Regarding IFN-g production, egg and parasite antigen specific stimulation demonstrated production of higher ammounts of this cytokine in chronic hepatosplenic patients in comparison to acute patients and this observation was statistically significant. Despite the presence of a predominantly type 2 response in infected humans, there is currently no evidence to suggest that immunopathology in humans is driven by type 2 cytokines. In fact, the available evidence suggests that hepatosplenic disease in humans is associated with type 1 cytokine responses (Fallon 2000). Mwatha et al. (1998) associated high levels of TNF-a and IFN-g, and low levels of IL-5 with the presence of hepatosplenomegaly. Similarlly, Montenegro et al. (1999) demonstrated that there was marked production of IFN-g, but not of IL-4 and IL-5 by parasite antigen stimulated splenocytes from S. mansoni patients with hepatosplenic disease.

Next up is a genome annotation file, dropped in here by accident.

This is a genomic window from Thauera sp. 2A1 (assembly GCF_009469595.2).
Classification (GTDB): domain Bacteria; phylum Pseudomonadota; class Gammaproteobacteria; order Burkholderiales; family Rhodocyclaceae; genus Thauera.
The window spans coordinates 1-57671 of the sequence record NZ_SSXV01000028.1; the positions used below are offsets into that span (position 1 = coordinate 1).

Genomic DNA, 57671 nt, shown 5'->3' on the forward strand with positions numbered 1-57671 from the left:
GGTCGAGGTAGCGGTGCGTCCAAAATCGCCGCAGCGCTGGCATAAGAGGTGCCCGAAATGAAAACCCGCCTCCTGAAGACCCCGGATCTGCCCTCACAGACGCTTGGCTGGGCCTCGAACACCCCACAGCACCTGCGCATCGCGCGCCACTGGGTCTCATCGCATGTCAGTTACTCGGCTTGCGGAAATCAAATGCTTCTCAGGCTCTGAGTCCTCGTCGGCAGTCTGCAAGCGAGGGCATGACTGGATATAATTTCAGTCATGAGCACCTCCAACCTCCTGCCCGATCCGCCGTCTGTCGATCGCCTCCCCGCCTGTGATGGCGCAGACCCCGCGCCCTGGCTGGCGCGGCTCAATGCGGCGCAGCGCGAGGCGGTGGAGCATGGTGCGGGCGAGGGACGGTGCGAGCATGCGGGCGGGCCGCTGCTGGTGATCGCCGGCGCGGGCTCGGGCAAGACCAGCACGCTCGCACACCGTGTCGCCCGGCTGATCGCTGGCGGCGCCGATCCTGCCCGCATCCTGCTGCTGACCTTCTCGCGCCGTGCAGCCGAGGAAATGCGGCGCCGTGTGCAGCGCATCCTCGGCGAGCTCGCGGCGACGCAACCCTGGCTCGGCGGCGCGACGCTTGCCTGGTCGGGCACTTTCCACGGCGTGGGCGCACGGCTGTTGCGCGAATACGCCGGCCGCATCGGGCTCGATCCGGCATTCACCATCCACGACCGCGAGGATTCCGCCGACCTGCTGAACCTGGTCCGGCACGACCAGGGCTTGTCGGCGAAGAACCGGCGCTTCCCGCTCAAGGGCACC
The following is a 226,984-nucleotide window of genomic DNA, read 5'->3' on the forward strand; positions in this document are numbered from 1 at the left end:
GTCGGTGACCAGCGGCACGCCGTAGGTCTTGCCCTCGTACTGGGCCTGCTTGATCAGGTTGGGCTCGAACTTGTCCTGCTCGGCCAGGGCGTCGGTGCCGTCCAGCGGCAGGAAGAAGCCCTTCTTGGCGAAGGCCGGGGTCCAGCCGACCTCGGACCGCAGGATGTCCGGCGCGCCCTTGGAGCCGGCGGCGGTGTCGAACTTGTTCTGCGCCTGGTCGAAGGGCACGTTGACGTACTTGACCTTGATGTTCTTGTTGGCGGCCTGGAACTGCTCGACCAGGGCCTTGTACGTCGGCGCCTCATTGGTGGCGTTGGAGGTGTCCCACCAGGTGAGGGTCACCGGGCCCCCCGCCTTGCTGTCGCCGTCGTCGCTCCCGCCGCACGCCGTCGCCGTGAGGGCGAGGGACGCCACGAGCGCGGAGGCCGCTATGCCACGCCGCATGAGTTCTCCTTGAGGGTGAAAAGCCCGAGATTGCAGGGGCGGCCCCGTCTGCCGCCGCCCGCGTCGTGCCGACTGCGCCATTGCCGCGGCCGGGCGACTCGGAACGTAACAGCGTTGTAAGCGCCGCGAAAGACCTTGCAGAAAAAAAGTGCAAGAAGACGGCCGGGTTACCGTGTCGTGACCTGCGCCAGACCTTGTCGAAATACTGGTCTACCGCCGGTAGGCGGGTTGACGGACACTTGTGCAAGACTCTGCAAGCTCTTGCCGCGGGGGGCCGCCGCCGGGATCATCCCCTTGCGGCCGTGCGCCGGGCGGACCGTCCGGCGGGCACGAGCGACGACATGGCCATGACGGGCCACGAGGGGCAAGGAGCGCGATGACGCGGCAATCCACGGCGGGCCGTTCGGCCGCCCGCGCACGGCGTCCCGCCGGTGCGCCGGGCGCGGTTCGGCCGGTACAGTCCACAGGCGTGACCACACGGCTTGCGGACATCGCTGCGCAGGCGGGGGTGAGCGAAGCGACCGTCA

Addition of recombinant IL-13 to cultures of schistosomiasis patients stimulated with SEA resulted in the expression of higher levels of this cytokine in acute patients in comparison to the same patients under SEA stimulation only (p = 0.027). However, after combined stimulation with SWAP and recombinant IL-13, chronic patients produced lower levels of IFN-g when compared with the same patients stimulated with SWAP only (p < 0.001). Thus, the effects of exogenous IL-13 on IFN-g production is apparently antigen specific, since the IFN-g expression is differentially regulated by IL-13.
Finally, the production and regulation of Th1 and Th2 cytokines seem to be different in clinical stages of human schistosomiasis, indicating a very complex orchestration of the imune response during the transition to the severe forms os the disease.